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  1. #1
    undeddy is offline Junior Member
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    Default 'Compelling' & 'to compel'

    Hello,
    To compel is just a more formal version of to force, isn't it?
    But what about compelling? Does it mean (emotionally) strong, indisputable, inspiring? For example:

    compelling story/film/book - one that makes you believe it or it makes you feel you're part of it?
    compelling argument - means indisputable, very strong one?

    Correct me, please if I'm wrong.

  2. #2
    Ann1977 is offline Senior Member
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    Default Re: 'Compelling' & 'to compel'

    Quote Originally Posted by undeddy View Post
    Hello,
    To compel is just a more formal version of to force, isn't it?
    But what about compelling? Does it mean (emotionally) strong, indisputable, inspiring? For example:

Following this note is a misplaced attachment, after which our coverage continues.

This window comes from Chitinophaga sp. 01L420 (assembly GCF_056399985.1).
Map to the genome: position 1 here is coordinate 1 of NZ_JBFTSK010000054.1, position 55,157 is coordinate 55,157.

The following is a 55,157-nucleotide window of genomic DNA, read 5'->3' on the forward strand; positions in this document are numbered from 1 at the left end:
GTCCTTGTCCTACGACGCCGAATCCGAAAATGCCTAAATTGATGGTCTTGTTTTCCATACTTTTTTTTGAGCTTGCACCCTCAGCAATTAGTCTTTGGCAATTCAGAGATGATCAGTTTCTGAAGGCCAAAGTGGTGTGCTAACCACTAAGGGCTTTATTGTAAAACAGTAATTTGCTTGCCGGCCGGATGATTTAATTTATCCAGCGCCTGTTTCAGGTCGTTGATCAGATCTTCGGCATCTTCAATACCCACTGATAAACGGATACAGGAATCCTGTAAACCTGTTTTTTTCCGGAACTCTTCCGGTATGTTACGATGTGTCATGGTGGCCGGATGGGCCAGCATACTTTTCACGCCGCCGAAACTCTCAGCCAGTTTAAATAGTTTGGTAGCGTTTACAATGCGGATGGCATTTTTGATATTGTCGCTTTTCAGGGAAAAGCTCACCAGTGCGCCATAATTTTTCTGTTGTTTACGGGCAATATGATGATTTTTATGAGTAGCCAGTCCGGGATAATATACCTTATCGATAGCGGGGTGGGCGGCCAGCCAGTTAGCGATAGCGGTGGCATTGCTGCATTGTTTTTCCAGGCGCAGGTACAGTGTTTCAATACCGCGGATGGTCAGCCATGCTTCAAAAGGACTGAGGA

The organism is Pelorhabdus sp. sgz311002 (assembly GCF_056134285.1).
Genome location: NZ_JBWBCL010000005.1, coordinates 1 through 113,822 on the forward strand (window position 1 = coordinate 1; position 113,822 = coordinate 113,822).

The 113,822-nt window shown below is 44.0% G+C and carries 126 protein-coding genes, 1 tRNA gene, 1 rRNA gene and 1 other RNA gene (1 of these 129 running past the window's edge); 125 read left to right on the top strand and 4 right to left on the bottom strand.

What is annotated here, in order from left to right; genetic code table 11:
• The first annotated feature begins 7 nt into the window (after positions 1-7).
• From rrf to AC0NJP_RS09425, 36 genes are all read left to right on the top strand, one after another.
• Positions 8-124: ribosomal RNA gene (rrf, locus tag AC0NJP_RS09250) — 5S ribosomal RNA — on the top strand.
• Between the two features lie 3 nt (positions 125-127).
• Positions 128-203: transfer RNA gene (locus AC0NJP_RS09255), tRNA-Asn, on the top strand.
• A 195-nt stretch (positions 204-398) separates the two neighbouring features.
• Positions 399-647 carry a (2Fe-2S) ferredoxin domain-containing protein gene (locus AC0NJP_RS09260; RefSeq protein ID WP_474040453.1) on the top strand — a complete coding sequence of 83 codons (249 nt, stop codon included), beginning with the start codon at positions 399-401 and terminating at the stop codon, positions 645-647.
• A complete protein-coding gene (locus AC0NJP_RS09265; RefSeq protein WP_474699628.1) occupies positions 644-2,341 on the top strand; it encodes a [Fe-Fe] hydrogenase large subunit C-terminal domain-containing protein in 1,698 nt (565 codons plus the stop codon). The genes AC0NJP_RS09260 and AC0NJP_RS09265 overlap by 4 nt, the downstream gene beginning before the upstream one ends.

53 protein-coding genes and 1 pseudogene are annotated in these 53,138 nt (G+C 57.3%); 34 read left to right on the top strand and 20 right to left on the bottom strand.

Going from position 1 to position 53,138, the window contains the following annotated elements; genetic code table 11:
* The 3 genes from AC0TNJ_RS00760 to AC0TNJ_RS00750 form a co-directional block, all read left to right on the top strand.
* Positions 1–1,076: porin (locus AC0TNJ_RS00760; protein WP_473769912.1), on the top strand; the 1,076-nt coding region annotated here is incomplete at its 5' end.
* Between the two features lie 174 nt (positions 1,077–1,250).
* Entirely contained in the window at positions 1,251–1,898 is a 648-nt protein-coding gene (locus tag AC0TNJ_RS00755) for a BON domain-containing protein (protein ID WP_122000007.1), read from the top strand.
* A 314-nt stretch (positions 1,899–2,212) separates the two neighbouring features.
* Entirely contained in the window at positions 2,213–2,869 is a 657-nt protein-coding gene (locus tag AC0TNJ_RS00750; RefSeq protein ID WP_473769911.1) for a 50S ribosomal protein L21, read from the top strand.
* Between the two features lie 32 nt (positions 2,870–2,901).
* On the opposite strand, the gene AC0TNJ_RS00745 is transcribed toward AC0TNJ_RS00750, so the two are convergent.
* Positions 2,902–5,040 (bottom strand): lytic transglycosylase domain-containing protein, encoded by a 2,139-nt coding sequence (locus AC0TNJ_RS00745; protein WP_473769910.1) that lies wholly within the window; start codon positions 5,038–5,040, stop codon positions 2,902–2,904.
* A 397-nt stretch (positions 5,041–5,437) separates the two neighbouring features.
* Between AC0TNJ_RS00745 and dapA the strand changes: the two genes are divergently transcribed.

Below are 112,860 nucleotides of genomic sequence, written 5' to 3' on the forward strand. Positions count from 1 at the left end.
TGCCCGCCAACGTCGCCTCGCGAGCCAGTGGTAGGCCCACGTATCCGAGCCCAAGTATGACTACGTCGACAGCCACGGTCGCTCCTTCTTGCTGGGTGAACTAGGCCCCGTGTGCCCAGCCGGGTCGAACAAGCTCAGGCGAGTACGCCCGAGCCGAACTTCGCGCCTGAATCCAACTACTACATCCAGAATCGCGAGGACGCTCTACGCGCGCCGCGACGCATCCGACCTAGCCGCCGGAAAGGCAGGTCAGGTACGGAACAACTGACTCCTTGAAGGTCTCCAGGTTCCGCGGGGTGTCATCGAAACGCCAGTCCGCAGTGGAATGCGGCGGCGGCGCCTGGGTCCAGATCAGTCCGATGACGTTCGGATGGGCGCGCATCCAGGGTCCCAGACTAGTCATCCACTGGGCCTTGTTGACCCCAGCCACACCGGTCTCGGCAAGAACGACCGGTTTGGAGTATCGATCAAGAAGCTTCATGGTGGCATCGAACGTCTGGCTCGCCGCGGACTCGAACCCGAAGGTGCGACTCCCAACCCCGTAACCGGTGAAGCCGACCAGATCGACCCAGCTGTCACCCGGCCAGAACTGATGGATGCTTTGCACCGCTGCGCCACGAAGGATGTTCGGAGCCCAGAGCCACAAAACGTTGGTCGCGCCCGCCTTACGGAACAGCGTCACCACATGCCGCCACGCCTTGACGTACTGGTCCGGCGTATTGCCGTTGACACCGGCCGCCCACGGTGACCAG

compelling story/film/book - one that makes you believe it or it makes you feel you're part of it?
    compelling argument - means indisputable, very strong one?

    Correct me, please if I'm wrong.
    You're absolutely right.

  3. #3
    undeddy is offline Junior Member
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    Default Re: 'Compelling' & 'to compel'

    Since to compel is formal, compelling also sounds formal?

  4. #4
    Ann1977 is offline Senior Member
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    Default Re: 'Compelling' & 'to compel'

    Quote Originally Posted by undeddy View Post
    Since to compel is formal, compelling also sounds formal?
    No, I don't think they are "formal" words so much as forceful ones. I think even moderately literate speakers would always understand "to compel" or "compelling," and might occasionally use these words in casual conversation.

    More educated speakers wouldn't think it was anything special to use either one in casual conversation.

    They are the more emphatic versions of their more common synonyms, I think -- not the more formal ones.

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